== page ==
|View static image|
|Number of cells||267672|
|Discovered by||Dave Greene|
|Year of discovery||2018|
Like other loopships, the orthogonal loopship consists of a signal storage loop that moves by sending out two copies of a glider construction recipe. The first copy of the recipe is used to construct a new signal storage loop some distance from the original. The second copy is then directed into the new signal storage loop to allow the cycle to repeat. The previous loop circuitry self-destructs cleanly after it has emitted two copies of its contents. A more detailed description of the loopship's structure can be found in this blog article.
This was the first loopship that runs at a reasonable speed in HashLife-enabled simulation software such as Golly. For several years the only other spaceship pattern that could be considered to be a loopship would have been a properly programmed 0E0P metacell, but this would have required months or years to simulate a full cycle. The next example, the self-synthesizing oblique loopship, appeared in 2021.
The orthogonal loopship was constructed before crabstretcher technology became available, so it uses Cordership-based elbow pushes in a glide-reflecting design to allow for re-use of some of the corners of its signal storage loops.
This was necessary because Corderships travel slowly enough to make it more difficult to store a recipe for a simple diamond-shaped memory loop inside that same loop. Too much empty space is needed in the recipe, due to the need to wait until each Cordership gets far enough away before shooting it down to produce a target elbow; with a naive design, no matter how big the loop is made, the required wait times require such large gaps that there's no room left to store the actual construction recipe.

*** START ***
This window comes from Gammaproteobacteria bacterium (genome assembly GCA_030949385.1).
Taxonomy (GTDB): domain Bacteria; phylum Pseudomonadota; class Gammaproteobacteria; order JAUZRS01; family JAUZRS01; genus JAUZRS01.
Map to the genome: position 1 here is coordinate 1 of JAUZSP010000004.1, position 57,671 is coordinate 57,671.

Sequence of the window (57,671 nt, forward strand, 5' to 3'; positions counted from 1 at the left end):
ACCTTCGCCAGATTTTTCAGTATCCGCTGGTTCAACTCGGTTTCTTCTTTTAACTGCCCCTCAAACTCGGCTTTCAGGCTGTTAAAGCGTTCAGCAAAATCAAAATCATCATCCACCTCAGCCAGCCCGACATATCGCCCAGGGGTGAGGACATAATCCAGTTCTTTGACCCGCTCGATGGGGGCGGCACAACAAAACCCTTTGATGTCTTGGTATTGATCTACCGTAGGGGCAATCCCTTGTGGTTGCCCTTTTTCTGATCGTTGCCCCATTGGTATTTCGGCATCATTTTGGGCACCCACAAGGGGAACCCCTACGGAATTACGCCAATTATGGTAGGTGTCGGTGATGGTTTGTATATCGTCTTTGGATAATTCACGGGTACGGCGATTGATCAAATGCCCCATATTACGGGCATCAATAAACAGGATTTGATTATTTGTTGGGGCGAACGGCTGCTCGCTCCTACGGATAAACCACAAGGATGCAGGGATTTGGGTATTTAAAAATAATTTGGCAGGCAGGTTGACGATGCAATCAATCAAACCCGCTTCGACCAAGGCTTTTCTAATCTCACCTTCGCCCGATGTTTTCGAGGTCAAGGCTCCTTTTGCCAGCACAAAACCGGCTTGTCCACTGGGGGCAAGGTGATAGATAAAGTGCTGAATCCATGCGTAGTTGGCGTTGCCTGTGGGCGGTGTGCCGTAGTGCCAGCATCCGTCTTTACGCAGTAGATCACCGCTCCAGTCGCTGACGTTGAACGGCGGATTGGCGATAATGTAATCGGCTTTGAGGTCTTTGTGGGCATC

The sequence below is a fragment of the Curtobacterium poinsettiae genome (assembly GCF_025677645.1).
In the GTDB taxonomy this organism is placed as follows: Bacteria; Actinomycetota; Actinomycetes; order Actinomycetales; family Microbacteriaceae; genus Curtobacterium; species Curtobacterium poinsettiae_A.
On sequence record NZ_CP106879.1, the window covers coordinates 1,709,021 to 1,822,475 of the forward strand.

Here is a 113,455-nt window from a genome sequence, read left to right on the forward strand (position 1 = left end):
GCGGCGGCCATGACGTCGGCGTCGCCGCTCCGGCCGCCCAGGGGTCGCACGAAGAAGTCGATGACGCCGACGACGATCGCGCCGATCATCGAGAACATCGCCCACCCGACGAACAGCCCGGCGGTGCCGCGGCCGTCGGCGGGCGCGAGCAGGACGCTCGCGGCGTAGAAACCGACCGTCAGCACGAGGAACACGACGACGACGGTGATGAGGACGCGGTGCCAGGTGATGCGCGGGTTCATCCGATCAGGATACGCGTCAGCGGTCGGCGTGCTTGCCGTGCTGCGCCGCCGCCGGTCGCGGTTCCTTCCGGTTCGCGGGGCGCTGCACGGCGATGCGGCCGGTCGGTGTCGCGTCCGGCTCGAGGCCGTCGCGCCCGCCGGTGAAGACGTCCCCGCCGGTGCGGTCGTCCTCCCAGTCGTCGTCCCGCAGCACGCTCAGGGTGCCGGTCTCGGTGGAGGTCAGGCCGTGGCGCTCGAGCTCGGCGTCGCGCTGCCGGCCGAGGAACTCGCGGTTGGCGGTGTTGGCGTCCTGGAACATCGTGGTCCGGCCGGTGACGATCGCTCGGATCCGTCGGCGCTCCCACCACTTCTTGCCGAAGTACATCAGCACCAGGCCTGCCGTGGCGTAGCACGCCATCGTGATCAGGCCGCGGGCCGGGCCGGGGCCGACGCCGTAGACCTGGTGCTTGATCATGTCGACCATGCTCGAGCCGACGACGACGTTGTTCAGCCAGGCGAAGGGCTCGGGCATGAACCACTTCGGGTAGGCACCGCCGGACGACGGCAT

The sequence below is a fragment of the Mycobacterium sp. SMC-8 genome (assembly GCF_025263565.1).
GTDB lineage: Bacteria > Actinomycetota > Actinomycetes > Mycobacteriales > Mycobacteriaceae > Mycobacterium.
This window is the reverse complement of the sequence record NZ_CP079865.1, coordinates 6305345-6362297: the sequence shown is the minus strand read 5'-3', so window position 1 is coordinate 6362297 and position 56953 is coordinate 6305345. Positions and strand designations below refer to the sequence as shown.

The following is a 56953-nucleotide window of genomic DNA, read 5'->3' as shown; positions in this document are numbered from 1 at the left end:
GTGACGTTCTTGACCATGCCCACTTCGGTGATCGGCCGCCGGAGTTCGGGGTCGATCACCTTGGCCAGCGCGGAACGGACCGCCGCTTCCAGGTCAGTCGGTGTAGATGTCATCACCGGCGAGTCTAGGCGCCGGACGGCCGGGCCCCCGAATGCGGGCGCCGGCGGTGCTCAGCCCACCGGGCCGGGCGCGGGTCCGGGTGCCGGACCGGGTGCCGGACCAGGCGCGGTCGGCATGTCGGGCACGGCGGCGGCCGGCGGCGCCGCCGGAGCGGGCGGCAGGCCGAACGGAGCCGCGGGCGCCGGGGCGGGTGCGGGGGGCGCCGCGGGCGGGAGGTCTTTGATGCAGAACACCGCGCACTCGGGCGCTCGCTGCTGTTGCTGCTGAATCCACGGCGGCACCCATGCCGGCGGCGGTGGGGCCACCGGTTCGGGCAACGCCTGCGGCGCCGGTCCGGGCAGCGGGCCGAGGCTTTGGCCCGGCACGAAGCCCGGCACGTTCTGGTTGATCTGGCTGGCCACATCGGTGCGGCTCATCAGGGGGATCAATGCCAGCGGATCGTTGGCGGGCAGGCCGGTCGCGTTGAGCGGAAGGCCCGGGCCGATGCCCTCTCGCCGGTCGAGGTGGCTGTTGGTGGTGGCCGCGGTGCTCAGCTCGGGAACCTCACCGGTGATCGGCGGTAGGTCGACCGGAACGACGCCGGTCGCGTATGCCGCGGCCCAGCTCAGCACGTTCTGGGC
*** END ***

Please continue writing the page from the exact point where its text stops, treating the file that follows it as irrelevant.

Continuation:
A key trick used in the orthogonal loopship is an overlapping set of Cordership push recipes. Cordership seeds are created, then triggered to produce Corderships traveling in opposite directions, which are later shot down to produce target blocks at new corner locations where further construction can take place. To make it possible for the construction recipe small enough to fit inside the signal loop once it's constructed, the two Cordership seeds are triggered nearly simultaneously -- in parallel rather than in series. This requires some customization.
It is relatively easy to adjust the orthogonal loopship's recipe to produce variants that travel at slightly different speeds. The required adjustments involve making coordinated changes to the distances between segments of the recipe. The key gaps in the construction recipe that control how long the Corderships are allowed to travel, are overlapped with each other, so an adjustment to both dimensions of the diamond-shaped signal loop can be completed with a single coordinated change in the base pattern, or a fairly small set of adjustments to the orthogonal loopship's glider synthesis recipe.